I’ve never been the kind of person to hold onto closets full of clothing that are past their prime. Whenever possible I would donate my clothes to charities or, in the case of worn out t-shirts, turn them into rags.
It wasn’t until 2007 when our family became suddenly frugal and I happened to be speaking with my friend Dee Dee about frugality tips–Dee Dee has been frugal since before it was in fashion–and she mentioned consigning her clothes. Turns out Dee Dee had been consigning her clothes for years.
While she never made back what she’d paid for the clothing, she was able to put extra bucks in her pocket from time to time. Given that Dee Dee is her family’s breadwinner, as a successful real estate agent, this extra money really came in handy.
Thanks to Dee Dee I looked into selling my clothes at a resale shop. I found a consignment boutique nearby that had pretty strict consignment rules–brands of clothing they accepted, when they accepted clothing, how they handled rejects, etc.–and gave it a go. Luckily, I tend to buy the brands that this shop favors, so they accepted dozens of pieces of my clothing (shirts, sweaters, dresses, shoes, accessories and more), and a few months later I had earned nearly $100 for clothing I no longer wore.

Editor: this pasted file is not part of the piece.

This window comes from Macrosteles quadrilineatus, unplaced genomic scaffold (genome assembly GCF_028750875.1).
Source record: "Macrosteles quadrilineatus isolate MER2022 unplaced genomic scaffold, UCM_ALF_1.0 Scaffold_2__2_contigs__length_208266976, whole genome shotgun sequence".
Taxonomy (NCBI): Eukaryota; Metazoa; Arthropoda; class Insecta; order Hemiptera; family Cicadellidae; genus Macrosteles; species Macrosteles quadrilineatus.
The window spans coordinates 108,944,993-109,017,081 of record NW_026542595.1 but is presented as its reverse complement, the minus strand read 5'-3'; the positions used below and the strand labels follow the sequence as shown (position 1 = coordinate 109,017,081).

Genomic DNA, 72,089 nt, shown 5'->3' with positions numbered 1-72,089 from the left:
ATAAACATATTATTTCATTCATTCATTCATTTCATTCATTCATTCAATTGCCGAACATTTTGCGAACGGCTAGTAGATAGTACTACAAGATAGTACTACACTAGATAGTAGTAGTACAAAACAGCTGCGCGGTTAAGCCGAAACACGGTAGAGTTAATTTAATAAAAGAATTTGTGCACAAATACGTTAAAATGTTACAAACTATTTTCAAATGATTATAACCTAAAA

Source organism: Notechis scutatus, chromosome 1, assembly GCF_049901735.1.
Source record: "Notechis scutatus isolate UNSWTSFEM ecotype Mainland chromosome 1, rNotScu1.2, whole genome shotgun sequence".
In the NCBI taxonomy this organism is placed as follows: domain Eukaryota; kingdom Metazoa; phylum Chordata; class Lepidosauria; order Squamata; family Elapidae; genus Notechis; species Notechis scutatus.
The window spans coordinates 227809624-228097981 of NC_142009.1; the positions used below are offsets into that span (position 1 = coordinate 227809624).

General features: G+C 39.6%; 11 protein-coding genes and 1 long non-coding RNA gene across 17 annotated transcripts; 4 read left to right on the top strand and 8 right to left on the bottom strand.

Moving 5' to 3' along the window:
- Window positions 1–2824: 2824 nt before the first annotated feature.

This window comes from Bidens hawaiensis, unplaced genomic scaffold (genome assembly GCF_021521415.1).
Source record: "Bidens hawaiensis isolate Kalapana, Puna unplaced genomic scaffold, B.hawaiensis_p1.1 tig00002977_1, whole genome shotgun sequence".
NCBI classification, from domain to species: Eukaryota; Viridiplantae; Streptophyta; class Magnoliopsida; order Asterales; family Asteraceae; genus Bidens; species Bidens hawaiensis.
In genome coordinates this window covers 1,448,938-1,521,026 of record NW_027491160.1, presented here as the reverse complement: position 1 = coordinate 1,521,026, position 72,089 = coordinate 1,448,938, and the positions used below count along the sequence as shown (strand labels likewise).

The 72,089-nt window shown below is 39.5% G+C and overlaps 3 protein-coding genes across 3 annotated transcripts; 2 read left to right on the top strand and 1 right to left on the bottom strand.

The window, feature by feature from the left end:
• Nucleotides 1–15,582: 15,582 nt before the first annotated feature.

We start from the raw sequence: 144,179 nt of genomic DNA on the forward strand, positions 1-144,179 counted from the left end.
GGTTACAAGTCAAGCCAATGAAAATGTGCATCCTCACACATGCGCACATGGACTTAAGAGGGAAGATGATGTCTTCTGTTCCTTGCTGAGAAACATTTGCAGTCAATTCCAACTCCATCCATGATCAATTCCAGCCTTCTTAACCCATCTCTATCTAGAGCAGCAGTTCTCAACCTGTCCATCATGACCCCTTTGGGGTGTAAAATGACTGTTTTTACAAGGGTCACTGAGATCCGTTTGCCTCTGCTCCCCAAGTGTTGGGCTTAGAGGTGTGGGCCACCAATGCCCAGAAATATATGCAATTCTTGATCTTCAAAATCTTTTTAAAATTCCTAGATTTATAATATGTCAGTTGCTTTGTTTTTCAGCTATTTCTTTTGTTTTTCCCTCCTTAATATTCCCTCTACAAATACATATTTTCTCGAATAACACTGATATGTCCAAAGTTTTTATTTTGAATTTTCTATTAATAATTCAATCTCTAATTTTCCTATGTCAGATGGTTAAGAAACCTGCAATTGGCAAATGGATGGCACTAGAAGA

After I had success consigning my clothes, I decided to share this tip with my teenage daughters. While they make decent money babysitting, I figured it couldn’t hurt to show them how they could make extra money by getting rid of the clothes they no longer wanted to wear. When they were younger, I helped them “sell” their old toys on eBay as a way of making money. So this notion of taking something used and making money from it wasn’t as foreign as it might seem.
The only place near us that would consign teenage clothing is resale shop called Plato’s Closet. They give cash on the spot for clothing that teens and tweens covet–what I call the three As. That is, Aeropostale, Abercrombie, and American Eagle. They also want items from Forever 21, Charlotte Russ, Old Navy and many of the other stores where my daughters shopped or from which their friends had given them clothing birthday gifts over the year.
Soon enough my daughters were getting anywhere from $20 to $50 in cash for clothes they’d outgrown–either physically or in a fashion sense.
Now twice a year, all three of us consign our clothes. As I wrote in a long-ago blog post about consigning your clothes, timing is everything. You want to bring winter clothes in in early fall, and spring clothes in mid-winter. Of course, check to see if your local consignment shop has its own preferred calendar for accepting consignments.
If you’ve never considered consigning your clothing, take it as part of today’s frugality tips because it’s a great way to make money back on clothing you might otherwise get rid of. Just look at this $80 check I received last month from my fall consignment.
Of course, if you can’t consign something or the consignment shop rejects it–and the article of clothing is still in good shape–by all means donate it to a worthy cause. At least with that “in kind” donation, you can get a tax receipt to take that donation off on your taxes.